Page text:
What separates a good font from a bad font? Turns out, quite a bit. Our talented design studio team sat down for a quick discussion about their most loved and most loathed fonts, and why each one makes the list.
The font design of the text used on film posters, billboard adverts, television programme titles and even this very blog is an important decision, with hours upon hours spent making sure the font fits within the overarching philosophy. Being unique is a key factor as – depending on the marketing campaign – the text may be read millions of times, by millions of people.
So, without further ado, here is our team’s favourite (and least favourite) fonts.
Gotham is like a Helvetica +10. It features a lovely upper and lower case design with lots of weights. This font has a dirty little secret, which is a twin brother: Montserrat. This is almost identical to Gotham, but part of the Google Fonts service and therefore free to download and use. Handy.
Also, Gotham reminds me of Batman. That’s the main reason I like it really. Paul
The AW Conqueror family of fonts originated from a range of designer paper, which gave access to the font family for free as a promotional tool. There’s a large selection within this font family, all are very clean in design. It covers everything from decorative to fine Didot designs and even sans-serif. Mainly, they are just beautiful letters. Emma
Roboto is categorised as a neo-grotesque sans-serif and is commonly used for interfaces thanks to its legible design. Think of the Spotify font, but ever-so-slightly different. It originates from Google, as they created a new font for the Android operating system. I enjoy the super-clean and modern design. Neil
A weird, sterile, font which is used far too much considering how ugly it is. Terrible. Whenever you see some signage that you think is a bad design, I bet they’ve used Bertram LET. I used it once for a comic, but it felt dirty doing so, betraying all of my design sensibilities. Once you see it, you can never unsee it. Most unfortunate. Paul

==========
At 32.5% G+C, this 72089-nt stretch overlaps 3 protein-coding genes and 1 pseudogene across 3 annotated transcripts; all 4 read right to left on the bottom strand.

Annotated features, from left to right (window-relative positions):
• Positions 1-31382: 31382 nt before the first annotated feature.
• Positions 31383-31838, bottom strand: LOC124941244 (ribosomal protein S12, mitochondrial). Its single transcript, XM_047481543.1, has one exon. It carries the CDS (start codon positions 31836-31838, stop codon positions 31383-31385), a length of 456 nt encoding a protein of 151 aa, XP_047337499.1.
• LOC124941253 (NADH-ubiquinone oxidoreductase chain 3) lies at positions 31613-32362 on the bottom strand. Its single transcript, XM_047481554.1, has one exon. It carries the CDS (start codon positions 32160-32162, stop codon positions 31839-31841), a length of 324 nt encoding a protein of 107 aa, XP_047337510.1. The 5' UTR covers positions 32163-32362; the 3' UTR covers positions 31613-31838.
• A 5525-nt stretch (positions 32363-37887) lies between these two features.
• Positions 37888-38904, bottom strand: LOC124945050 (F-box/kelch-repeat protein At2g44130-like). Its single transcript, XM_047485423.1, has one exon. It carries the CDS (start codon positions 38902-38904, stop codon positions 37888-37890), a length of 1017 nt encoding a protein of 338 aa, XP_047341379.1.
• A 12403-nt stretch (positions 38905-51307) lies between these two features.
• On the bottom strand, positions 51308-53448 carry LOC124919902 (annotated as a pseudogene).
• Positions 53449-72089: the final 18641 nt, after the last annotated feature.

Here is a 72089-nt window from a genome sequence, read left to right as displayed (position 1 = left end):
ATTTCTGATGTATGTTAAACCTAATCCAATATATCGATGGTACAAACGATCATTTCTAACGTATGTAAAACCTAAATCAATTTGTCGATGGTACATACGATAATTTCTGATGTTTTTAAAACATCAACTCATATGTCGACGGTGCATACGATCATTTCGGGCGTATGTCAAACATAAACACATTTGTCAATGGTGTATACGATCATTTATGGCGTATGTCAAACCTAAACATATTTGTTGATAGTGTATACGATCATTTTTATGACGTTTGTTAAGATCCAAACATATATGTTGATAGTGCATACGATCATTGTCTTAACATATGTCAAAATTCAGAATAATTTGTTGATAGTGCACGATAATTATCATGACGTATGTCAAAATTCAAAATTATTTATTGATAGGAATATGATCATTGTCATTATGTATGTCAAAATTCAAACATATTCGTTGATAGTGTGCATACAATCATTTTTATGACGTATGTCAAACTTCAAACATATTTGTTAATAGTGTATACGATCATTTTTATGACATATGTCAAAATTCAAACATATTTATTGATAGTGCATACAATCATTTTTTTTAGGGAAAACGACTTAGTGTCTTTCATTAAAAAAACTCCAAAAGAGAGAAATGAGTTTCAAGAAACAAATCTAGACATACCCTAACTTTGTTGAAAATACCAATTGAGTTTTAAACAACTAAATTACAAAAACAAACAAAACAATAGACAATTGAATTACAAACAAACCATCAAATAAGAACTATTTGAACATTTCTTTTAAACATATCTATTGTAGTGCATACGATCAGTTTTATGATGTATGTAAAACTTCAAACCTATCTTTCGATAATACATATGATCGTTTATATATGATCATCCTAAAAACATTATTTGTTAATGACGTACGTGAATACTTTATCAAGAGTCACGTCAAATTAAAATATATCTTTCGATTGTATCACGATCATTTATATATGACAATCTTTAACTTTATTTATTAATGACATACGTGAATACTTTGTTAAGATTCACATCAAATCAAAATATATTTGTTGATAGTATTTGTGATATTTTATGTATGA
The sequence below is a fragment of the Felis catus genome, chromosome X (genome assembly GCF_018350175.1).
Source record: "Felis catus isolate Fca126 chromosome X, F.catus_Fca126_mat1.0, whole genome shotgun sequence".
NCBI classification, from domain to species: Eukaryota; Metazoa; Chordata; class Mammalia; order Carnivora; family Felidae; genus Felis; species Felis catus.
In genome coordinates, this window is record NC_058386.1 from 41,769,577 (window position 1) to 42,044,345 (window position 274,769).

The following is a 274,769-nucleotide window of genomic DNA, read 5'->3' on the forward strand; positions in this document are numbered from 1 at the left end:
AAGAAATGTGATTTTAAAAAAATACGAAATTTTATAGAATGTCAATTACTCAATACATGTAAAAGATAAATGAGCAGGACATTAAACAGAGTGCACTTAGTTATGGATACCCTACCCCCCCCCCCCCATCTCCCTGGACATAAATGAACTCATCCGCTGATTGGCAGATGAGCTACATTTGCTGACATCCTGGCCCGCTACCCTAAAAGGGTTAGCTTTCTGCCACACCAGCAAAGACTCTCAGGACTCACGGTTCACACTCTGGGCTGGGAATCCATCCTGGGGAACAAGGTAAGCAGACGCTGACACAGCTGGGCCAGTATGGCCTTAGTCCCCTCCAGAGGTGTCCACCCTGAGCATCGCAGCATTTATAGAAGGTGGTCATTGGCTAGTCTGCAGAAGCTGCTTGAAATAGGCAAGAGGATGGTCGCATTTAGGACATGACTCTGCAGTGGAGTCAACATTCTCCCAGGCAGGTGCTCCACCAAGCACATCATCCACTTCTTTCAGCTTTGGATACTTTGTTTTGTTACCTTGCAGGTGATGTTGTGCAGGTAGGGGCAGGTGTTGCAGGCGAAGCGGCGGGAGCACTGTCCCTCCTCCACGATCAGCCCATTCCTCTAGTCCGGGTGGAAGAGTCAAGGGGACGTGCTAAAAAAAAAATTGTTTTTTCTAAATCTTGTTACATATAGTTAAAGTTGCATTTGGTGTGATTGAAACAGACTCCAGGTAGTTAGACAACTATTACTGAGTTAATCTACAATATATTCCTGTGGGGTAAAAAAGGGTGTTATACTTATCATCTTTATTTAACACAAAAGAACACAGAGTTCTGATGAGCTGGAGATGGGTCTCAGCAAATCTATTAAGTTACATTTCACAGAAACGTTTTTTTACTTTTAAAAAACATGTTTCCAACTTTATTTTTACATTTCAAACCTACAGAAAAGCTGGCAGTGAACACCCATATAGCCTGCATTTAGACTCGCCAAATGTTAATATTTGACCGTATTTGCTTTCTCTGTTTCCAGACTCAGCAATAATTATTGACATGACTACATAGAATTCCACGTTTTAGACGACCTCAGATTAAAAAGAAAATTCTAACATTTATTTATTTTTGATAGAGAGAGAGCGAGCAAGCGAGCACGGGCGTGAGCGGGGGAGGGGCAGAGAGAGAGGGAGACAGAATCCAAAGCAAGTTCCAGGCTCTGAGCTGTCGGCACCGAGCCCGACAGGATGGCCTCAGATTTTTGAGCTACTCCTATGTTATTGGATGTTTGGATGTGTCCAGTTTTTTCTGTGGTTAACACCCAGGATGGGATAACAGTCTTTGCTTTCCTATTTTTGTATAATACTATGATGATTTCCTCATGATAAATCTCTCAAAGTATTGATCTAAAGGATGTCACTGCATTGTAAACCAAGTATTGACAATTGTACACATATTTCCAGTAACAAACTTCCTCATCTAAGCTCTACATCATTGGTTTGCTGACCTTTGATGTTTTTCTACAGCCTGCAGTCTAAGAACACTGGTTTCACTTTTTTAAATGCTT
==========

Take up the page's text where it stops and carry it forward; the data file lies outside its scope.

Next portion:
This font is drastically overused. I don’t mind it per se in lower case, but the caps are simply terrible and the world has seen it far too many times. It’s just that go-to vintage font that you see everywhere. Emma
Slightly controversial, this one. A classic and popular font, that doesn’t look too bad. Plus, it is widely used. But, I really don’t like the context – Gill Sans was created by Eric Gill, and by any measurement, he was not a nice individual. There are all sorts of negative connotations when using Gill Sans for marketing campaigns. I once worked somewhere that made it their corporate font. Awkward. Neil
The upshot of our design team being so into fonts is that their lives are affected by them on a daily basis. “Every time I see a restaurant menu in a bad font, I quiver.” is banded around the room during the font discussion.
“I once nearly took a picture of a car badge because the font kerning [spacing, to you or I] was just so bad. I couldn’t handle it”
So, while I hope you enjoyed this blog post about Fox Agency’s favourite and least-favourite fonts, spare a thought for graphic designers across our nation. They live with the constant criticism of font design, nibbling away at the back of their consciousness, every time they open their eyes.
It’s a hard life.
Our creative studio design team are experts in re-inventing or launching brands.